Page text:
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JPMorgan Tumbles After Revenue Miss, Buyback Suspension, Dire Outlook From Jamie Dimon

What was already an ugly morning for global markets, turned even uglier when moments ago JPMorgan officially launched Q2 earnings season with results that were not only disappointing from top to bottom, missing on both revenue and earnings, but a dire outlook from CEO Jamie Dimon about “never-before-seen” quantitative tightening and its effects on global liquidity, “combined with the war in Ukraine and its harmful effect on global energy and food prices are very likely to have negative consequences on the global economy sometime down the road” further spooked traders, while JPM’s announcement that it was temporarily suspending its share buybacks was the straw that broke the camel’s back, sending JPM stock plunging more than 5% in premarket trading.

Starting at the top, JPM reported revenue of $31.63BN, which came in below expectations of $31.97BN, resulting in a 28% drop in profit and EPS of $2.76 which also missed consensus estimate of $2.88.

And while we will go down the company’s financials, here was the big shocker: the company’s announcement that it was temporarily suspending buybacks:

“As a result of the recent stress tests and the already scheduled G-SIB increase, we will build capital and continue to effectively and actively manage our RWA. In order to quickly meet the higher requirements, we have temporarily suspended share buybacks which will allow us maximum flexibility to best serve our customers, clients and community through a broad range of economic environments.”

Unlike previous quarters, this time the fire and brimstone from Dimon was relentless, with the veteran CEO warning of an never-before-seen environment:

In our global economy, we are dealing with two conflicting factors, operating on different timetables. The U.S. economy continues to grow and both the job market and consumer spending, and their ability to spend, remain healthy. But geopolitical tension, high inflation, waning consumer confidence, the uncertainty about how high rates have to go and the never-before-seen quantitative tightening and their effects on global liquidity, combined with the war in Ukraine and its harmful effect on global energy and food prices are very likely to have negative consequences on the global economy sometime down the road. We are prepared for whatever happens and will continue to serve clients even in the toughest of times.”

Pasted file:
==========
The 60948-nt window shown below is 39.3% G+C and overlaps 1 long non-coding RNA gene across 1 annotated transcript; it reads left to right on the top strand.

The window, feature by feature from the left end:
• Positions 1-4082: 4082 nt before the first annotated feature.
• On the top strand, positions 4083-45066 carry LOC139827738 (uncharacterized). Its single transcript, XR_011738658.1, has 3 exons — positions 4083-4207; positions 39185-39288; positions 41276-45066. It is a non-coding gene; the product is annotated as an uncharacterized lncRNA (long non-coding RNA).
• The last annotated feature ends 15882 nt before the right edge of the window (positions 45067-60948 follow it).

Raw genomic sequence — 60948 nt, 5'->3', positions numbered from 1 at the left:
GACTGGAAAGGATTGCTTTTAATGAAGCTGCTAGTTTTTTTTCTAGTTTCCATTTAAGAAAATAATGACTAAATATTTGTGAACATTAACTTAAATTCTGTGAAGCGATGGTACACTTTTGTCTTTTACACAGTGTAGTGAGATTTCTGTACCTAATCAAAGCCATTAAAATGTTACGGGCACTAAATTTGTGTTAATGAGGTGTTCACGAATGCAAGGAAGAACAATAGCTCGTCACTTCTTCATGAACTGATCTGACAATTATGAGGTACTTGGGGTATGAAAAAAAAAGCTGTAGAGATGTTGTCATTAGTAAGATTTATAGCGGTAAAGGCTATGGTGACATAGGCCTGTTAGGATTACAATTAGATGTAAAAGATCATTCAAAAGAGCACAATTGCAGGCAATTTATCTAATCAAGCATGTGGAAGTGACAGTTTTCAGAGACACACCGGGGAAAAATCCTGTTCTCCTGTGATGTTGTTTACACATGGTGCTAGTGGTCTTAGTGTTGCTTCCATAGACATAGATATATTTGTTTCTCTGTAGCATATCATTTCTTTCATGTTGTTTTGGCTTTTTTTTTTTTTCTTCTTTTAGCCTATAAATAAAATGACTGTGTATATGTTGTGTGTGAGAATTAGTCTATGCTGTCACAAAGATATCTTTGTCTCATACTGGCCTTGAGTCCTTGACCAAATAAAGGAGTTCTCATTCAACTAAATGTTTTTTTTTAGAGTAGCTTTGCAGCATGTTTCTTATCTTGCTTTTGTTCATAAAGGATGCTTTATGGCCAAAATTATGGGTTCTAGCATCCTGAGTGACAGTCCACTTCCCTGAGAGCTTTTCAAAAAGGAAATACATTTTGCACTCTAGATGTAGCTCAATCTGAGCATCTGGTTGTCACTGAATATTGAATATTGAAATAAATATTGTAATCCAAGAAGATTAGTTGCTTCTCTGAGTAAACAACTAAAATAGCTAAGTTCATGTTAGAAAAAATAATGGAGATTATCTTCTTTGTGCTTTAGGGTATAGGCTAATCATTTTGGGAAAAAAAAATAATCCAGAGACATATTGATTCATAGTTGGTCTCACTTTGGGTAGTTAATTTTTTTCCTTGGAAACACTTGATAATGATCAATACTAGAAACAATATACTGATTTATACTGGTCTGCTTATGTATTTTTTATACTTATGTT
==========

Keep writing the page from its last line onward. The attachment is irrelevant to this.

It wasn’t all dire, and Dimon said that the bank “performed well,” with “growth across the lines of business” and of course, has a “fortress balance sheet.”

And then this from Dimon: In the first half of 2022, we extended credit and raised $1.4 trillion in capital for large and small businesses, governments and U.S. consumers.”

Some other highlights from the balance sheet:

  • Loans $1.10 trillion, +6.1% y/y, estimate $1.08 trillion
  • Total deposits $2.47 trillion, estimate $2.56 trillion
  • Net yield on interest-earning assets 1.8% vs. 1.62% y/y, estimate 1.75%
  • Standardized CET1 ratio 12.2%, estimate 12%
  • Managed overhead ratio 59%, estimate 59.9%
  • Return on equity 13% vs. 18% y/y, estimate 13.5%
  • Return on tangible common equity 17%, estimate 16.7%
  • Assets under management $2.74 trillion, estimate $2.82 trillion
  • Tangible book value per share $69.53

Of note, debit and credit card spending was “up 15% with travel and dining spend remaining robust,” card loans were “up 16% with continued strong new account originations.” On the other end, home lending revenue fell 26%, which reflects the weakness in mortgage origination we’ve seen lead to job cuts across the industry.

And sticking with the consumer bank, JPM set aside $761 million for loans that go bad, but the reserve build – money set aside – was $150 billion. This time last year, they released almost $2 billion in credit reserves as banks touted the strength and the health of the consumer. This move reflects the more pessimistic tone we’re hearing on the US economy this quarter.